While conducting user research remotely is not new, it has become the norm amid the COVID-19 pandemic. At Tetra Insights, we’ve always been advocates of a remote-first research strategy and are here to share our best practices with a free ebook: The Definitive Guide to Remote User Research. Read more.
Usability testing is a wonderful way to quickly discover friction points in your user experience. With just five users, you can determine 85% of usability problems, making usability testing an easy and integral part of any design process. Here are the five steps to conducting an effective study. Read more.
Looking for a new role just in time for the holidays? Ready to start your 2021 off fresh? There’s still time to make something great happen in 2020 by nabbing one of these UX research gigs. This November, companies are looking for researchers who can work cross-functionally to deliver insights to a variety of stakeholders, from UX designers to product managers, business leaders, and engineers. Whether you’re looking to join an established research team or forge a company-wide research strategy of your own, we found lots of options, including several remote roles that allow you to work from anywhere. Read more.
A product roadmap can be determined by a variety of goals and interests. Sometimes, they come from user research. Other times, they are decided by business initiatives, technical goals, marketing campaigns, competitor launches, customer requests, etc.
When your product roadmap decisions are based on initiatives outside of user research findings, it’s important to take time to validate those decisions with research. You can use your findings to compare the importance of each effort based on how strongly it aligns with your overall product goals and strategy. Read more.
While companies across every industry have been experiencing a digital transformation over the past decade, the pandemic has now catapulted the world, and business, into all-digital-all-the-time. This reality has forced all businesses to immediately transition almost all of their customer interactions online.
The recent Twilio / Segment deal is a great illustration of the acceleration of these changes. There is massive growth in digital products and digital ecosystems and the developer tooling for it. This deal is a clear validation of the enormous upside potential in the transformation that is unfurling. Read more.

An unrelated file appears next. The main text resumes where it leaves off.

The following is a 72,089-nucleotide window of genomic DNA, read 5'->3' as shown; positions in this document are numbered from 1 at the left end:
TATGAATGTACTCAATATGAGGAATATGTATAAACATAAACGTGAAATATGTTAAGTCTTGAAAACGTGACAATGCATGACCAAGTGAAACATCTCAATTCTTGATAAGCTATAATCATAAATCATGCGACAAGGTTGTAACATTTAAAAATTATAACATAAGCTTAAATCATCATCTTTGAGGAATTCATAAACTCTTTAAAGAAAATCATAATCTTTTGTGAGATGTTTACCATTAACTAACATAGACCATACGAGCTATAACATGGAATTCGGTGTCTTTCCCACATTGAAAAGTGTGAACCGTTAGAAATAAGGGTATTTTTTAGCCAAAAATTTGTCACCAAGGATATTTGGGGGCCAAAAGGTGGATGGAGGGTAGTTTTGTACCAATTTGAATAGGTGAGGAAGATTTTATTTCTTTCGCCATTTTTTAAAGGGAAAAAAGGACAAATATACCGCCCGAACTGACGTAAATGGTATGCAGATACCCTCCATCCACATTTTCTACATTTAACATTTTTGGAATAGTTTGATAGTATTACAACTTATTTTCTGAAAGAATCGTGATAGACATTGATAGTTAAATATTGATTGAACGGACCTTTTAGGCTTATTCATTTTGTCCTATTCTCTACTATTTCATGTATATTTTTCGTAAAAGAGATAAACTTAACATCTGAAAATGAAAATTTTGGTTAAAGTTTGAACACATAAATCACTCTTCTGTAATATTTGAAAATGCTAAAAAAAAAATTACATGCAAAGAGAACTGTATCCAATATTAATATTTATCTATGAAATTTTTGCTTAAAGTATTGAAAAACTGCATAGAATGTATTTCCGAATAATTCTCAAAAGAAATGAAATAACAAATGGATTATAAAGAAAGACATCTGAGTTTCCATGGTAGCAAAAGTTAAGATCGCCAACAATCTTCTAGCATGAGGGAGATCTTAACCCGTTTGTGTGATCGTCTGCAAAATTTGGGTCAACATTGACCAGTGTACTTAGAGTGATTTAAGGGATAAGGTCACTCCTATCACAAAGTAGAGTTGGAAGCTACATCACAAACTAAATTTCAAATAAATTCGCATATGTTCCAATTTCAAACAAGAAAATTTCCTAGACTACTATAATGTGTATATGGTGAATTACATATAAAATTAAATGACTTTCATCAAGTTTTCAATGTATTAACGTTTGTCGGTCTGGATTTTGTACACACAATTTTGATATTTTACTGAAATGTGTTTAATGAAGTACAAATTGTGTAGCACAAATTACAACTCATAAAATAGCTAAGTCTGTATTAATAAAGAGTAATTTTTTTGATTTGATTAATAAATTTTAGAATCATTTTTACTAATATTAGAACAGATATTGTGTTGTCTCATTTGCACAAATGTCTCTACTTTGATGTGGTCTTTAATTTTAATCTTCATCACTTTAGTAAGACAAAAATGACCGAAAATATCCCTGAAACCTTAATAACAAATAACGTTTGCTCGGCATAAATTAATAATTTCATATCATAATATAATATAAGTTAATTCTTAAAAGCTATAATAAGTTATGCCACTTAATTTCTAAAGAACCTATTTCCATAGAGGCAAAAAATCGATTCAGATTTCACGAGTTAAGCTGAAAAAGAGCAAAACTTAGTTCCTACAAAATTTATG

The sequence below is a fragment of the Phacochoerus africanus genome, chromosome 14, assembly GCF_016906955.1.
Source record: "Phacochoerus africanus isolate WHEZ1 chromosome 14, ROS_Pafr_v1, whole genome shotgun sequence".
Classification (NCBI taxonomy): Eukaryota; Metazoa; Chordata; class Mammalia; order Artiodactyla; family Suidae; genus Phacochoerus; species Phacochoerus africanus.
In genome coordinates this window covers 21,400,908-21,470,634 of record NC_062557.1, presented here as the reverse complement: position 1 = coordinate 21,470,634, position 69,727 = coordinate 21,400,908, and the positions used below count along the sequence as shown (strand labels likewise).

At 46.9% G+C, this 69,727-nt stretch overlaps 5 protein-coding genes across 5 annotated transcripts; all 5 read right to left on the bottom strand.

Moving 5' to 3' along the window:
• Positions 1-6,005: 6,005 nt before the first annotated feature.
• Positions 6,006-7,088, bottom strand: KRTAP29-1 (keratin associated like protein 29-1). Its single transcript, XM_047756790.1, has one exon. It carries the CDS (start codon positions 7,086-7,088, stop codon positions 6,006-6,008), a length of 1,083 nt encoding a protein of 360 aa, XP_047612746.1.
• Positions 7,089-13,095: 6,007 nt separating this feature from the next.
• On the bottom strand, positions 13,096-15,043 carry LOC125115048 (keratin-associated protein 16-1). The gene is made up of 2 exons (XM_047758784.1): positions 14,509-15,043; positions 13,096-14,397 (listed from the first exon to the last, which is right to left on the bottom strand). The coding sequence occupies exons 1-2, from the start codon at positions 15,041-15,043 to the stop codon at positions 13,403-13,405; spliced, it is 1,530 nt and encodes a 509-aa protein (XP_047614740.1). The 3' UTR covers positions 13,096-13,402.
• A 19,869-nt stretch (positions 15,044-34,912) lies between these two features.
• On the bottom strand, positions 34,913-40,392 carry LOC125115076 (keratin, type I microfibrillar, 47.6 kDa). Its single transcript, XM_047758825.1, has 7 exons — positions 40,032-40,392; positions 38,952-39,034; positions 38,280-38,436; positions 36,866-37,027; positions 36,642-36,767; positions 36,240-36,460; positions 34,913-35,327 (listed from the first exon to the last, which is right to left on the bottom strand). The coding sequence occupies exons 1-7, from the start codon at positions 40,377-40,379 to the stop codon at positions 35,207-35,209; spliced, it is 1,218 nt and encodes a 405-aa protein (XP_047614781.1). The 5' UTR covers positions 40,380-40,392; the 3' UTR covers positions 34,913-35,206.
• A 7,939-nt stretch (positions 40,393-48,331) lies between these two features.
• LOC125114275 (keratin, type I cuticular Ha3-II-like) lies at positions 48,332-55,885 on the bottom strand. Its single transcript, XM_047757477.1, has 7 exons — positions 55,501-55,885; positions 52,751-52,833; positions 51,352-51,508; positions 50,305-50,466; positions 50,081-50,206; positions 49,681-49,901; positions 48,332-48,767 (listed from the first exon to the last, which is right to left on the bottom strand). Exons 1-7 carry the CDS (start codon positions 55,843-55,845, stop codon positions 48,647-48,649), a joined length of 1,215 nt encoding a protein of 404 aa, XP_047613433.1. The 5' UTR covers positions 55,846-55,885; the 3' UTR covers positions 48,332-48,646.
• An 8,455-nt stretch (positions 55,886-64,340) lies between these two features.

Product managers come from many backgrounds and often have different ideas about how to define product success. Because of this, it’s important for them to be open to a wide range of success metrics in order to make sure they are taking full advantage of the expertise on their product team.
There are four elements that build upon each other to create a successful set of key performance indicators (KPIs) to measure product success. This hierarchy starts with the basic functions of the product, followed by the essential business requirements, then considers user experience and, ultimately, the health of the team working on the product. These KPIs are designed to deliver a full vision of the growth of the product. Read more.
While not everyone is a researcher, it’s extremely important to get people across teams to understand and contribute to the research process. Planning for this will help ensure your research is valued and, more importantly, acted upon.
One distinction to remember is that while it’s important to engage others in the research process, it’s also vital to prevent non-researchers from interfering in and sharing opinions on the research methodology. The methodology, rigor, and research process should be owned by the experts: the researchers and insight professionals. It is their job is to make sure the methodology generates actionable, high-quality, insightful data. Read more.
Designing personas is a UX technique for creating a portrait of users’ preferences, needs, and wants. By doing this work upfront, researchers can incorporate personas into the process of sharing all research, thus reducing the time it takes for both researchers and stakeholders to extract and consume insights. You increase the likelihood that your stakeholders will engage with your insights when you share information that is relevant and personalized to their needs. Read more.
Ask 10 user researchers how they broke into the field, and you’ll probably get 10 different answers. The truth is, there is no single path to a successful research career. However, if this is a goal of yours, you need to understand how to appeal to hiring managers by creating an exceptional resume and portfolio, nailing an interview, and leaving a lasting impression. Read more.
User interviews are an integral part of the UX process and are an incredibly valuable way to better understand how your users interact with your product. However, user interviews can be complex, and it’s well worth it to put in the prep work necessary to make them successful. Read more.
There are endless variations to how researchers assemble their workflows—not to mention among the myriad toolsets available. However, the overall structure of a user research workflow is generally homogenous and consists of four phases: planning, execution, analyzing, and storing research within a repository. Read more.
There’s a lot of discussion in business these days about moving to a “customer-centric” approach. Customer centricity isn’t a new concept. Companies like Amazon have rooted their strategy in customer-centricity for over a decade. What is new is the recognition that to be competitive and meet the customers’ demands and expectations, customer-centricity must be at the heart of your business. Read more.